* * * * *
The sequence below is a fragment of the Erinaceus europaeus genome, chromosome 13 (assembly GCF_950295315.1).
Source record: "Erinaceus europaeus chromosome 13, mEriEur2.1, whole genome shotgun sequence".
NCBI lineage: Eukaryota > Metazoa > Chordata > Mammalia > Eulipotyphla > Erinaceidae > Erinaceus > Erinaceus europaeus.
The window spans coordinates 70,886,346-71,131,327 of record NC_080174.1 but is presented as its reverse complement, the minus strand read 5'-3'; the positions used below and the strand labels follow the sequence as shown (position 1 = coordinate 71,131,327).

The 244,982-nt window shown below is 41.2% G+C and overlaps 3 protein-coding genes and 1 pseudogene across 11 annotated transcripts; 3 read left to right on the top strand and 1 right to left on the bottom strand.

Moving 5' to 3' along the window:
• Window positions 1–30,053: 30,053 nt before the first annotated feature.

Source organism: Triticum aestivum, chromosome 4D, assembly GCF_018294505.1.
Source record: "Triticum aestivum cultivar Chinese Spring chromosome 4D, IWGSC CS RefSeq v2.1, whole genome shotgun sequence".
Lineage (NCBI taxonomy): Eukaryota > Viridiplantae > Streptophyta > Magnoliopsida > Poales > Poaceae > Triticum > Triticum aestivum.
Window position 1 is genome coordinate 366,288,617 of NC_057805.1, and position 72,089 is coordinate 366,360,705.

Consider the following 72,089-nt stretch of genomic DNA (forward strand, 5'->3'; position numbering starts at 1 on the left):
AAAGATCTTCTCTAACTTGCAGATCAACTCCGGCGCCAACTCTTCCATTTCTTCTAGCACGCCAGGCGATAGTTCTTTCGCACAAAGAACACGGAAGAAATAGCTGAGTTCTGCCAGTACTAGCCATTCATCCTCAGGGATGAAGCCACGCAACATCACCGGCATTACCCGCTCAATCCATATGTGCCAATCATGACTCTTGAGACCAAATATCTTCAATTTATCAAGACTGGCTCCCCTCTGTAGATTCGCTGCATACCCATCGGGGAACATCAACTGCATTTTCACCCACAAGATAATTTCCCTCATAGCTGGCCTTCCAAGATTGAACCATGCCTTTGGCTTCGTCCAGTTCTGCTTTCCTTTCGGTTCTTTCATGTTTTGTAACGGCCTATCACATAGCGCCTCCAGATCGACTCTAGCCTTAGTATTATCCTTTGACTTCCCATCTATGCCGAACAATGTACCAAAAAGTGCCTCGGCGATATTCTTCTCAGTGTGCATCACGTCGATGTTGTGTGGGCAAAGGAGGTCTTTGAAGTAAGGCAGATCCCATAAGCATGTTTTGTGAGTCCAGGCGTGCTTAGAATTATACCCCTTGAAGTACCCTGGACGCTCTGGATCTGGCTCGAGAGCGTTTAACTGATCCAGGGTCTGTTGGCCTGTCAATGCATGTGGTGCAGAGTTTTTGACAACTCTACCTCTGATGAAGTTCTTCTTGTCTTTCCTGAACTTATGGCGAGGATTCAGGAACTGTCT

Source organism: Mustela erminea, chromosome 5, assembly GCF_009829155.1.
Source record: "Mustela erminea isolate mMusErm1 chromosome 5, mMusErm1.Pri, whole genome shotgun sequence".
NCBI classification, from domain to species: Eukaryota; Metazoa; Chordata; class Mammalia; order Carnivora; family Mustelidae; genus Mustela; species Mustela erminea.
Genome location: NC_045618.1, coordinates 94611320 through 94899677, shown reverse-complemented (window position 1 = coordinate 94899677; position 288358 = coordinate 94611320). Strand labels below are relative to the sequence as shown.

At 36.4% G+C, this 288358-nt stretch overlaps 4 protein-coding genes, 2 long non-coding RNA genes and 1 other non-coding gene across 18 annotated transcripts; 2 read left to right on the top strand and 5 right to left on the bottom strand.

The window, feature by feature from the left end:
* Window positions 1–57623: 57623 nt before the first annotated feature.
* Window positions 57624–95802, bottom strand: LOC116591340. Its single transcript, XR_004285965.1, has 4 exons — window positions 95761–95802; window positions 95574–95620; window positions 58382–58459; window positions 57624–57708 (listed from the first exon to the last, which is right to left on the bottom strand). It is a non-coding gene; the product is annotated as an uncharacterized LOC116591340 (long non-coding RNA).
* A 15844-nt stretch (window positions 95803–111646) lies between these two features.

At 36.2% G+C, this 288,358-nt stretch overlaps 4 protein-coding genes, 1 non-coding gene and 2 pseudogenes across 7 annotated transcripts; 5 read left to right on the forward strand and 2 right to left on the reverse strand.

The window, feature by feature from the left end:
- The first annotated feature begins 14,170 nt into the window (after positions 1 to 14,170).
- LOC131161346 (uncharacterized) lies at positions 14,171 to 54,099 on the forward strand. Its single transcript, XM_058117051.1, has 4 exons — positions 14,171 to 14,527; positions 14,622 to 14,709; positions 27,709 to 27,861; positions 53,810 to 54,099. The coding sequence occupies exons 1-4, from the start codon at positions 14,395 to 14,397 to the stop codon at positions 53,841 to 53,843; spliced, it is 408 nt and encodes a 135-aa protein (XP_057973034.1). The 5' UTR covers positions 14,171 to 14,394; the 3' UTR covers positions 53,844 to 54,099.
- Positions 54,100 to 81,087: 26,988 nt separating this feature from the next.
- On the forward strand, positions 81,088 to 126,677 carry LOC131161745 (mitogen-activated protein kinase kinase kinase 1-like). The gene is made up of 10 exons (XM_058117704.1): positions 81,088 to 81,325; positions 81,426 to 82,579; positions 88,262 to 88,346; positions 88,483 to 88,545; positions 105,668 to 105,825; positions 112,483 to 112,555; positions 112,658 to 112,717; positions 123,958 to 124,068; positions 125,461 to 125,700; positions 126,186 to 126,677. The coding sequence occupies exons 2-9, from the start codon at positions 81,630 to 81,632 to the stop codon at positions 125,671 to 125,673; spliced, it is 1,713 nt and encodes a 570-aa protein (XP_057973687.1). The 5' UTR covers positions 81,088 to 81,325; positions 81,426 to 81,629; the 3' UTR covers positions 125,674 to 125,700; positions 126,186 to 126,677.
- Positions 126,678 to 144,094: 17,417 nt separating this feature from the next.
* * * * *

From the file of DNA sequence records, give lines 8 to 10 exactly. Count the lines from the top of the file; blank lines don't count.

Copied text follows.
Source organism: Triticum aestivum, chromosome 4D, assembly GCF_018294505.1.
Source record: "Triticum aestivum cultivar Chinese Spring chromosome 4D, IWGSC CS RefSeq v2.1, whole genome shotgun sequence".
Lineage (NCBI taxonomy): Eukaryota > Viridiplantae > Streptophyta > Magnoliopsida > Poales > Poaceae > Triticum > Triticum aestivum.